Thrifting Through Generations; Redefining the Meaning of Old Clothing


Katie Chou, 11, and her grandma shares a photo while Katie is in a Qi Pao passed down to her.

“‘Catch girls like you catch fish,’ that’s a slogan from my great grandpa’s trucker hat, and now it’s my favorite item,” said Aby Corbin, senior.

Aby, like many young people, has found a new way to remember her loved ones by reusing or repurposing items that belonged to them, effectively “thrifting through generations.”

Many fashion enthusiasts focus on the issue of sustainability in the fashion industry. Thus begins their thrifting journey; some have even redefined the concept by re-wearing clothes made decades ago.

Thrifting, or purchasing pre-owned items, is a familiar concept, whether one is a fashionista or not. With the increasing sense of responsibility to preserve the environment, millions have taken a stance against the fashion industry and its detrimental issue of overproduction.

“At first I thought thrift stores had the sole purpose of providing less fortunate people opportunities to get clothing, but I’ve been increasingly conscious of my carbon footprint and it turns out thrifting is a really good way to do that,” said Bella Nolan, junior. 

Parallel to such awareness, the idea of wearing vintage clothing became a fashion trend. Many have turned their thrifting location away from a stranger’s closet in traditional thrift stores to a relative’s wardrobe instead. What they find along with ‘70s t-shirts is an indescribable sense of pride stemming from the passing of belongings through generations.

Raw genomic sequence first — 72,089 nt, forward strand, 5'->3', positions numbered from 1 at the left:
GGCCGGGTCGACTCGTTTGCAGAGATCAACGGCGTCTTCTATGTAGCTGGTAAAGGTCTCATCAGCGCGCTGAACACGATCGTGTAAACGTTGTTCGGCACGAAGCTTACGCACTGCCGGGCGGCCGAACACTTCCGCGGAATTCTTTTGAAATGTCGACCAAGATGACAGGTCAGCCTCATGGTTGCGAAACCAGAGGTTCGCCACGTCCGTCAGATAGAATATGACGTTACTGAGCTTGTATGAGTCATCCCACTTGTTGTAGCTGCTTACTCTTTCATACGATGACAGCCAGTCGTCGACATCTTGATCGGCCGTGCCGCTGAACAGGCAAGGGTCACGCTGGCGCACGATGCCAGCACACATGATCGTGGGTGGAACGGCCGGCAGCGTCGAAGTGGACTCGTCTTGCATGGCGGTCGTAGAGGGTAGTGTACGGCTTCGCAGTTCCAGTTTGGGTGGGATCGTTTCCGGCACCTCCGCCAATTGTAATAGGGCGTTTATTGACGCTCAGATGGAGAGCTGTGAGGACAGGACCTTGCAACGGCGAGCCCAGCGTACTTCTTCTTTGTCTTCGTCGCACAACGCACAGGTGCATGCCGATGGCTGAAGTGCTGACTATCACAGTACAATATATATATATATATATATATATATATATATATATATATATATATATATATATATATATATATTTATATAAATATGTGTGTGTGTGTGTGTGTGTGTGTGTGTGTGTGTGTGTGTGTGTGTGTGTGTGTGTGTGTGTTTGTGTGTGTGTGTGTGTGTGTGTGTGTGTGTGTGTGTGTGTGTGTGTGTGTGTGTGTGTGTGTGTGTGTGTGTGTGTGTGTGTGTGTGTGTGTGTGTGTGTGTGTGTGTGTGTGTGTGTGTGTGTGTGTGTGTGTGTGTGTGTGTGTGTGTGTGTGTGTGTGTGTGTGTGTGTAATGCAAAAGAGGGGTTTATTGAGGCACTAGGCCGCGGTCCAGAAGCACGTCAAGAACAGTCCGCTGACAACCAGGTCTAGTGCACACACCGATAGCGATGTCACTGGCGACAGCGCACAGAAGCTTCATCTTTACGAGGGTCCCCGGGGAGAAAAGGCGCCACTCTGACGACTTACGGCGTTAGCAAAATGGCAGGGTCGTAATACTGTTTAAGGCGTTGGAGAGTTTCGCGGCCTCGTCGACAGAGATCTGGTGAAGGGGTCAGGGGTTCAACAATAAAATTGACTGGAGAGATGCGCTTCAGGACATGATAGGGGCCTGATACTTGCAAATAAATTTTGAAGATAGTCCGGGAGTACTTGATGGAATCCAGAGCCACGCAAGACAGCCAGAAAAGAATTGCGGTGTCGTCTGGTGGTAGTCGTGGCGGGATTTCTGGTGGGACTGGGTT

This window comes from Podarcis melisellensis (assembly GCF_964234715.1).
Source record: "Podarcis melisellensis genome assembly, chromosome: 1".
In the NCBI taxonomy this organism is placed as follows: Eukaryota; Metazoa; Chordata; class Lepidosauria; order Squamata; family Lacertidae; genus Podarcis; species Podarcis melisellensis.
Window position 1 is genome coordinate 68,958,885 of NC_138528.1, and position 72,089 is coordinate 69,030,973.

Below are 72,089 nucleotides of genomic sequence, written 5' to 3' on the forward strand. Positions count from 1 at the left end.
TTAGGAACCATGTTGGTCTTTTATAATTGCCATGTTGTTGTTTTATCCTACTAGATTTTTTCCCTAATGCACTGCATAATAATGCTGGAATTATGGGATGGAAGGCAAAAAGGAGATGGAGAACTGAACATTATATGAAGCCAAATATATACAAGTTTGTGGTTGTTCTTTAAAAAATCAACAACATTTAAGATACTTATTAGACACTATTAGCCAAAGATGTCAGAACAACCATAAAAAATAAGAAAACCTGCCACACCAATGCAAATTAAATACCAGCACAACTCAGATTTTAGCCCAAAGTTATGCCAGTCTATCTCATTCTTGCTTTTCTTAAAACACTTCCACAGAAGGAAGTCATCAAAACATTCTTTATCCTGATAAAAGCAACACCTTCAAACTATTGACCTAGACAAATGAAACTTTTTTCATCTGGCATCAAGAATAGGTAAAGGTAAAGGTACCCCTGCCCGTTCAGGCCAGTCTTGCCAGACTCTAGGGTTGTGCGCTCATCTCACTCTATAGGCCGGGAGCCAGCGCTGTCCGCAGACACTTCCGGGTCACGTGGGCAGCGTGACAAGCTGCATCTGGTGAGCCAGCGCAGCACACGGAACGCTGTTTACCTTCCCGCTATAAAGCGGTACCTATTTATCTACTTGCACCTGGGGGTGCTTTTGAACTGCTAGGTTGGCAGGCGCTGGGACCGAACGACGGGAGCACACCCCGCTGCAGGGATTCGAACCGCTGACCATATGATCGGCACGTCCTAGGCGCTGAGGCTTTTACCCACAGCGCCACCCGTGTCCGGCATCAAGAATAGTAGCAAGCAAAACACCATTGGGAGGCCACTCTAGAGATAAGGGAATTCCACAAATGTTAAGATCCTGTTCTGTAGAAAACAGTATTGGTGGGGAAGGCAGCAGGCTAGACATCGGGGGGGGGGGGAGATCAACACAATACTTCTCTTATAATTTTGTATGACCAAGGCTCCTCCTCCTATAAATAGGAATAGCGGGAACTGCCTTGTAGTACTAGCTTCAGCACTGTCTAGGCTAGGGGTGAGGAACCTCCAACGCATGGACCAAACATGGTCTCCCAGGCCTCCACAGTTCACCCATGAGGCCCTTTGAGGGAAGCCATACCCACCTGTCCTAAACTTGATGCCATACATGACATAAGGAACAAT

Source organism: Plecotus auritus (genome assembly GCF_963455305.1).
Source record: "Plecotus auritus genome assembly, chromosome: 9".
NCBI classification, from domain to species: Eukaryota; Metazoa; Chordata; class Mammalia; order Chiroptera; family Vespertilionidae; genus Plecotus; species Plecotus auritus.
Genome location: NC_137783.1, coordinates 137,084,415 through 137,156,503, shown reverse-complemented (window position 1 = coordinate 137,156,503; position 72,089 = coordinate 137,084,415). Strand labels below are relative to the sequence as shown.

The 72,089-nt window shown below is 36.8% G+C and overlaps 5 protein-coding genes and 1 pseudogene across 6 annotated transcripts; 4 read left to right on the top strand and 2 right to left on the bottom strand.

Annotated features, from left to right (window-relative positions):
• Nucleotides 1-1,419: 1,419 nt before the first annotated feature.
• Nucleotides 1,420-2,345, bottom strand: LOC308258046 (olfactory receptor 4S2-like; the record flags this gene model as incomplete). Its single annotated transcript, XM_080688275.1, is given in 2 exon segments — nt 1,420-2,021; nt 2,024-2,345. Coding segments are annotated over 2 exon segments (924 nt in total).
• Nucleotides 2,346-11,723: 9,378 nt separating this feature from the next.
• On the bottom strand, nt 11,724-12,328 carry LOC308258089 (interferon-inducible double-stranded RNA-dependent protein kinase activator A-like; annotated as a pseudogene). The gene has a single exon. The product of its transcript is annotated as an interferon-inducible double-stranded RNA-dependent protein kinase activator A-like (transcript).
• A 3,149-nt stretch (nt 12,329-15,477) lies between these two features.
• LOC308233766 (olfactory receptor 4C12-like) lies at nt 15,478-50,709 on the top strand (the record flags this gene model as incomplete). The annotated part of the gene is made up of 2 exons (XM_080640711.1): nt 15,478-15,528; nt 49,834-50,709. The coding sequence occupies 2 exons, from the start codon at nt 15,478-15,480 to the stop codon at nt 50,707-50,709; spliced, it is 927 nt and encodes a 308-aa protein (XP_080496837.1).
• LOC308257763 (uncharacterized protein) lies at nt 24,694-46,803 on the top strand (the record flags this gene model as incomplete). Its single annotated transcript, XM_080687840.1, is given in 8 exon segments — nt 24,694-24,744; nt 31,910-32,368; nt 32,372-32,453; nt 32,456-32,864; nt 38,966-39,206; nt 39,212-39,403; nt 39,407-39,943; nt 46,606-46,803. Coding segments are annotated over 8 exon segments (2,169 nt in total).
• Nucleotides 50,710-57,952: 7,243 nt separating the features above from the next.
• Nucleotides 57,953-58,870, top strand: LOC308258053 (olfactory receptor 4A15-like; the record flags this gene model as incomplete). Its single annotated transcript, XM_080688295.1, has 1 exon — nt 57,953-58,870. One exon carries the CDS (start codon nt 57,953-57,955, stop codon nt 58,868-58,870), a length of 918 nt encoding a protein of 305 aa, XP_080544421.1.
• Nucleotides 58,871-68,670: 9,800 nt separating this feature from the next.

“I’ve encountered a lot of surprises from my mom’s closet like a ton of jeans, sweaters, skirts, and jewelry. I love to borrow accessories that were from when she was a teen in the ‘90s,” said Alex Berrios, junior. “I do definitely share the pride of [my parents’] college clothes; I’m wearing my dad’s Florida Gators shirt right now actually!”

Furthermore, students find it more cost-effective to wear their parent’s clothing instead of having to buy replicas of vintage items from modern department stores and fast fashion retailers. 

“I just don’t have a lot of money to spend on clothes, and my parents have full closets I can get almost any cool outfit from. My mom is really against fast fashion so she encourages me to wear her clothes for the environment,” said Berrios, “It really is the best of both worlds.”

But perhaps beyond the materialistic motivation, thrifting in a family member’s closet allows the strengthening, or in many cases even the creation of, precious bonds across generations that go deeper than polyester. 

“I think my favorite thing is having something to share between us because we are all very busy. Sharing clothes gives us a chance to talk, hang out, and really have the precious chance to connect,” said Berrios.

Individual pieces of clothing represent different chapters throughout a person’s journey; in turn, a wardrobe becomes not only a collection of fabric but a compilation of stories. Re-wearing clothes passed down through generations allows the fabric to continue bonds beyond physical goodbyes.

Ady Corbin, 12, stands beside her great-grandpa. Ady continues his legacy today by wearing his clothing and carrying his life stories.

My great-grandpa and I were best friends; he was my comfort person. So when he died, the first thing my family allowed me to do was to go over his closet and collect his dearest sweaters” said Aby Corbin, senior. “And yes, I get plenty of compliments when I wear [his sweaters], but to me, they’re not just pieces of clothing to me anymore. They mean that I can still carry a part of him in my life, wherever I go.”